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The Political Economy of Environmental Justice$
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H. Spencer Banzhaf

Print publication date: 2012

Print ISBN-13: 9780804780612

Published to Stanford Scholarship Online: June 2013

DOI: 10.11126/stanford/9780804780612.001.0001

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Spatial Patterns in Regulatory Enforcement

Spatial Patterns in Regulatory Enforcement

Local Tests of Environmental Justice

Chapter:
(p.225) 9 Spatial Patterns in Regulatory Enforcement
Source:
The Political Economy of Environmental Justice
Author(s):

Ronald J. Shadbegian

Wayne B. Gray

Publisher:
Stanford University Press
DOI:10.11126/stanford/9780804780612.003.0009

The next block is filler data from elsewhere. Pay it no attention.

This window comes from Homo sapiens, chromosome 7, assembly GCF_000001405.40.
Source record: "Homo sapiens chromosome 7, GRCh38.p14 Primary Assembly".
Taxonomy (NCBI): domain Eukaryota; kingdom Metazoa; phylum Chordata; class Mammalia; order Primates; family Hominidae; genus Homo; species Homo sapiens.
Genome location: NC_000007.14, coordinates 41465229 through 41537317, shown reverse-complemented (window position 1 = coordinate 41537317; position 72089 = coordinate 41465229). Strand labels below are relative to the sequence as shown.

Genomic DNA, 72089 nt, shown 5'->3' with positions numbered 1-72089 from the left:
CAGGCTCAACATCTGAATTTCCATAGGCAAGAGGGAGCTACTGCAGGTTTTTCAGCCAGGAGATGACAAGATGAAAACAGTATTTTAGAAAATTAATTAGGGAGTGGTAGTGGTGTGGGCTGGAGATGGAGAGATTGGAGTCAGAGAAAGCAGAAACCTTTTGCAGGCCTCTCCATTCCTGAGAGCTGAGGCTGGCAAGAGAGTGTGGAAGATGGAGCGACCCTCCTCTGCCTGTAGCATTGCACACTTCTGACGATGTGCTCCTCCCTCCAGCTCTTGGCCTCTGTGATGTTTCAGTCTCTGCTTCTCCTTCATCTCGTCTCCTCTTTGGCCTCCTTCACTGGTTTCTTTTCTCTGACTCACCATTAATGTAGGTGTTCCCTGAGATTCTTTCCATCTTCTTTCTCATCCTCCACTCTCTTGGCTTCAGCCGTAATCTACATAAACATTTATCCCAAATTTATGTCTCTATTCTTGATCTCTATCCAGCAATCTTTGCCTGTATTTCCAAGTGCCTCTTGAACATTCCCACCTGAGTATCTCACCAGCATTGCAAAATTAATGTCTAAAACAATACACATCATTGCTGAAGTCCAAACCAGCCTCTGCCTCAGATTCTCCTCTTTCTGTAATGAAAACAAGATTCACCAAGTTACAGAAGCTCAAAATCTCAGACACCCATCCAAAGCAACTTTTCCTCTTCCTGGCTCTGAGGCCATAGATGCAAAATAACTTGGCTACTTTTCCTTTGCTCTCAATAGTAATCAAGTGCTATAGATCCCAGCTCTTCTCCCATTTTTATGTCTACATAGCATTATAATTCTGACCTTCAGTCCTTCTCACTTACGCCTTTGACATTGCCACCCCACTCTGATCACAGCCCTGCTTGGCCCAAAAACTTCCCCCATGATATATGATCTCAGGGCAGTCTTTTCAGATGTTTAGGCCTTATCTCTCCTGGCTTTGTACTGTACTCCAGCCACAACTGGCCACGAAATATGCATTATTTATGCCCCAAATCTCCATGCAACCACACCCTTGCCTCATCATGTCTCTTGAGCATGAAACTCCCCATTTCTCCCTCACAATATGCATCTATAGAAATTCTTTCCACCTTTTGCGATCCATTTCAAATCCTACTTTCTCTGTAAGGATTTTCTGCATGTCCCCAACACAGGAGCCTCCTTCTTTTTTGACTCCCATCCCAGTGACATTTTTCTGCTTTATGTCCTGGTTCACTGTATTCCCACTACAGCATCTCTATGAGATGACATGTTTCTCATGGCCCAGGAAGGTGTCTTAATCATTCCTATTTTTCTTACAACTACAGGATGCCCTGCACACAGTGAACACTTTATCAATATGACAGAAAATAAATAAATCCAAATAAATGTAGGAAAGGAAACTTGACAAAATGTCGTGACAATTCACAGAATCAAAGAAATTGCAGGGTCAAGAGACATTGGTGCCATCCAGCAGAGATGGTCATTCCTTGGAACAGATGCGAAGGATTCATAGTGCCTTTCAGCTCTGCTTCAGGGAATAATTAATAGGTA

This chapter considers the behavior of regulators in the executive branch of state governments, looking at enforcement activities taking place in different locations. It examines how intensively regulators monitor and enforce regulations at individual facilities as a function of the people who live near those facilities. It analyzes regulatory activity at 1,616 manufacturing plants located near four large US cities: Los Angeles, California; Boston, Massachusetts; Columbus, Ohio; and Houston, Texas. It looks at two sets of demographic variables: one representing groups expected to have relatively high sensitivity to air pollution (children and elders), and the other representing disadvantaged groups (the poor and minorities).

Keywords:   state governments, executive branch, environmental regulatory activity, federalist system, air pollution

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